Over sixty people joined our bi-monthly evening of prayer and we had some wonderful feedback. Do join us for the next one on 27th April, 7pm to 8.15pm, which will be hosted for the Hackney Deanery by St John’s Hoxton.

Andy Rider, Dean of Mission, interviewed Jo Davies, Chaplain of Pentonville Prison.  You can watch the interview here.

Bishop Joanne gave a reflection on the following short poem, Gift: A Reflection for Lent:

Some ask the world
and are diminished
in the receiving
of it. You gave me

only this small pool
that the more I drink
from, the more overflows
me with sourceless light.

by R. S. Thomas
from Experimenting with an Amen (1986)

I like poems for Lent that are short and exposed, with just the essentials left – as we are before God when we strip away the things that don’t matter. I hope that this is a poem that you might allow to accompany you through Lent, a small poem which, like the pool that is its subject matter, keeps on giving.


This poem only has two sentences. Both sentences start within the first verse. The heart of the poem for me is therefore the four words of the second verse: “only this small pool.” The first four lines lead into it, by way of comparison. And then the last line of the first verse, running on into the prominence of the first line of the second verse, brings us to the gift which is the title and subject of the poem.


Let’s come back for a moment, before we reach that gift, to the poem’s first four words: “Some ask the world.” We need to clarify in our heads quite quickly that this refers to asking for the world, i.e. asking for a lot, an inordinate, unreasonable amount.


But because we walk into sentences in poetry not knowing where they are going, that meaning doesn’t become clear immediately. And the idea is also left hanging that maybe someone is asking the world their opinion. Hold that thought through the rest of the poem: what do we need to give up in terms of the world’s approval in order to appreciate a true gift?


This is a poem which reminds us that it is possible to ask for so much and yet receive so little. Not only receive so little but be diminished by what we have asked for. Why? Because our asking reveals our least attractive traits – greed, perhaps, or insecurity, or impatience, or a thousand other lacks.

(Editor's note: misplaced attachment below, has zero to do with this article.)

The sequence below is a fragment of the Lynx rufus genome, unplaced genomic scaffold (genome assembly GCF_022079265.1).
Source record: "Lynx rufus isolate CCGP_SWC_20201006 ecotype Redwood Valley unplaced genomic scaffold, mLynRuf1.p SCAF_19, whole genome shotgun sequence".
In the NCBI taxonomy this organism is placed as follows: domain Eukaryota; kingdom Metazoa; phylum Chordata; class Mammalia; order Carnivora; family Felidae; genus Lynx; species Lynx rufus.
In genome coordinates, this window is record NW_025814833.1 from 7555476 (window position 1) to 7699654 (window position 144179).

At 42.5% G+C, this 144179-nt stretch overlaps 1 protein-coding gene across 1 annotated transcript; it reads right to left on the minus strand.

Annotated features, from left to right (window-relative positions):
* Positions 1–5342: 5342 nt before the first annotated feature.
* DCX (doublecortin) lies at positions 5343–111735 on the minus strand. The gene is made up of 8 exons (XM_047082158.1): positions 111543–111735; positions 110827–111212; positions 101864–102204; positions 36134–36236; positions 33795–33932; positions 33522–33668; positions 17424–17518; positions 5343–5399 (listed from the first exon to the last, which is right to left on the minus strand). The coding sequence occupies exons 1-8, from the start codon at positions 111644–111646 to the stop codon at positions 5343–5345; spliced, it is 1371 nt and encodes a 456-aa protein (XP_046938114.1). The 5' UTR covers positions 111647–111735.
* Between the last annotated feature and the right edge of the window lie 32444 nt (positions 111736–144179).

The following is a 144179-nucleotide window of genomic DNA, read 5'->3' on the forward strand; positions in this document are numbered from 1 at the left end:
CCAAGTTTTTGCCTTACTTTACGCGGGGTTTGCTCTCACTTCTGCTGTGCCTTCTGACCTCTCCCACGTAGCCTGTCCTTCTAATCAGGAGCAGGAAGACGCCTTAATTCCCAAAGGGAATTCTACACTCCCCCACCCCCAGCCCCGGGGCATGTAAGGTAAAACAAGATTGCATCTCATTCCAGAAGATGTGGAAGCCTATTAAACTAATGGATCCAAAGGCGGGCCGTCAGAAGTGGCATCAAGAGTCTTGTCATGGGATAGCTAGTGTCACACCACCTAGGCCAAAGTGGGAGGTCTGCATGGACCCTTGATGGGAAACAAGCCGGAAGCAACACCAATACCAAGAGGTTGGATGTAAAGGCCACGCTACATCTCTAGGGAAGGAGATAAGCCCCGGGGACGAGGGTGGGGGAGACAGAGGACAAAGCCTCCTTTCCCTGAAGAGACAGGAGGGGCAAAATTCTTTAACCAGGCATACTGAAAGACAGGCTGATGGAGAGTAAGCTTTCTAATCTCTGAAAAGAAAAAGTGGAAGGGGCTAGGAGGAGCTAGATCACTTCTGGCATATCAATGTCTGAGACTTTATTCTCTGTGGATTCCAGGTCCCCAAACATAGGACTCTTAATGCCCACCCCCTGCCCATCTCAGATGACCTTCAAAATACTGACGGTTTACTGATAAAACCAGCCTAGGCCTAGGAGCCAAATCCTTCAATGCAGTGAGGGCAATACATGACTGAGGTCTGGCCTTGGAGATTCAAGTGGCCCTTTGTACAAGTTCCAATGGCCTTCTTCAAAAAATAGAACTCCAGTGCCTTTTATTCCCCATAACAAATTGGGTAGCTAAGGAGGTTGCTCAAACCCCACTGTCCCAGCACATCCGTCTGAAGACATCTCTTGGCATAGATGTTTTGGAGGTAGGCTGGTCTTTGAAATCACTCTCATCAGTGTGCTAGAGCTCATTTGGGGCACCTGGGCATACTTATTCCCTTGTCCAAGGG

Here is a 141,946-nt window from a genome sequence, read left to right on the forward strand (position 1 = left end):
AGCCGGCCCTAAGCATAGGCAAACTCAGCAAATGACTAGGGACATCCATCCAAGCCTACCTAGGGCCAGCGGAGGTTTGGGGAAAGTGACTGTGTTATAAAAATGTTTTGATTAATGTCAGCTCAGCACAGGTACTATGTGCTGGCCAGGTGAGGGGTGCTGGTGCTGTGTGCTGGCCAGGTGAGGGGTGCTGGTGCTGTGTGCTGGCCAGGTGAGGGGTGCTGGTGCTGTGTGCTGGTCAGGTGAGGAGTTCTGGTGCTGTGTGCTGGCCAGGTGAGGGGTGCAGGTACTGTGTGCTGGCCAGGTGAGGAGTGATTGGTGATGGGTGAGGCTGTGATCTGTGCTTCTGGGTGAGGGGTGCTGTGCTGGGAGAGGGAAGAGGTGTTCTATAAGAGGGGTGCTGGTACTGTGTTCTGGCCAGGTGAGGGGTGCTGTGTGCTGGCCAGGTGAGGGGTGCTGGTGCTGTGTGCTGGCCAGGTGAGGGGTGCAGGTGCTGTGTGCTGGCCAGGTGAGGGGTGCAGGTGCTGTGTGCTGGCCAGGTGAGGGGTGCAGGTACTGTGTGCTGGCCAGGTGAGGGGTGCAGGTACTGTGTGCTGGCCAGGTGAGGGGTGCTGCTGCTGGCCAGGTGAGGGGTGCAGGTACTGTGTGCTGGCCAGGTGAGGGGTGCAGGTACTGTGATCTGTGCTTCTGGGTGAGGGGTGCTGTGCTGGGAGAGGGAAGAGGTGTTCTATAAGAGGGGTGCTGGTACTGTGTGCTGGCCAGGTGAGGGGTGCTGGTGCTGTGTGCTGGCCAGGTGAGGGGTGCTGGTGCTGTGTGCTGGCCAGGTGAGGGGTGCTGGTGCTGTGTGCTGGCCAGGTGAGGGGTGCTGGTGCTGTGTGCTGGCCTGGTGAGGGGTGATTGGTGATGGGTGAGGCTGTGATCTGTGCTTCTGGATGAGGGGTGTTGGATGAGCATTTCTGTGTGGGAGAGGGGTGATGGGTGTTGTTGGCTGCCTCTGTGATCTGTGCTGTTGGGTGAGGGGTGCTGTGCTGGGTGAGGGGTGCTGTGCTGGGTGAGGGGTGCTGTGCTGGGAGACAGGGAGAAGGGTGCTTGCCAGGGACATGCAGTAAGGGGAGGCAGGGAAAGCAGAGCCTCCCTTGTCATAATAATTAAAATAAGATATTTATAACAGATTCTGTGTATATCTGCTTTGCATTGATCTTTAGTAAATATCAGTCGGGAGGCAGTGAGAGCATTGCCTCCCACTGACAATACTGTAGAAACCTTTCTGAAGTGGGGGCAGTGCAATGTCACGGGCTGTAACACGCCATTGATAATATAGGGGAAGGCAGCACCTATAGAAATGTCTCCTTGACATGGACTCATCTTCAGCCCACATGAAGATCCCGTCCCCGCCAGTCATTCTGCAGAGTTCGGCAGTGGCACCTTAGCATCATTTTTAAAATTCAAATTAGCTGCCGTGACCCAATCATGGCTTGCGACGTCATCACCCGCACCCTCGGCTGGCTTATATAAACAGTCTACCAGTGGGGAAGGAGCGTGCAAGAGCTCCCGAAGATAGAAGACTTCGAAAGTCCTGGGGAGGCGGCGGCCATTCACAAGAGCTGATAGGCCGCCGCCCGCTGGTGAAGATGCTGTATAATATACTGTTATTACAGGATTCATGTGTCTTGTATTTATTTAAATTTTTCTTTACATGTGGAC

When we switch from asking, to being given, we find the gift at the heart of not only the poem, but our relationship with God. “You gave me . . .” Jesus Christ is the epitome of that gift, one freely given, unasked for, containing the essence of the giver and overflowing with love for the recipient. So too it is with God who gives of himself, his only Son, out of love for the world.


This is a gift that unwraps itself in the second verse, rather like the gift of Christ does once we accept him into our lives. Notice how the meaning falls, overflows perhaps, from one line to another, like a stream tumbling down a rocky bed, or like each layer of a waterfall breaching its edges before coursing down to the next plane.


only this small pool
that the more I drink
from, the more overflows
me with sourceless light.


God’s love overflows and keeps breaching any boundaries that we might set for it.


Notice the syntax – these lines are structured around “the more . . .the more”. The more I drink/from, the more overflows/me.” The subject gets deliberately lost, I think, starting out as “this small pool” and then becoming more generally the whole body of water which overflows.


And then there’s a switch from one sourceless thing to another: from water to light, both biblical metaphors for Christ himself. There is no further source to discover because God has existed from before the world began. God is the source.


This Lent, we don’t need to ask the world – either ask for the world or ask the world’s view. We only need to gaze into and drink freely and deeply from the overflowing pool which is God’s gift to us in Christ.

The Rt Revd Dr Joanne Grenfell
The Bishop of Stepney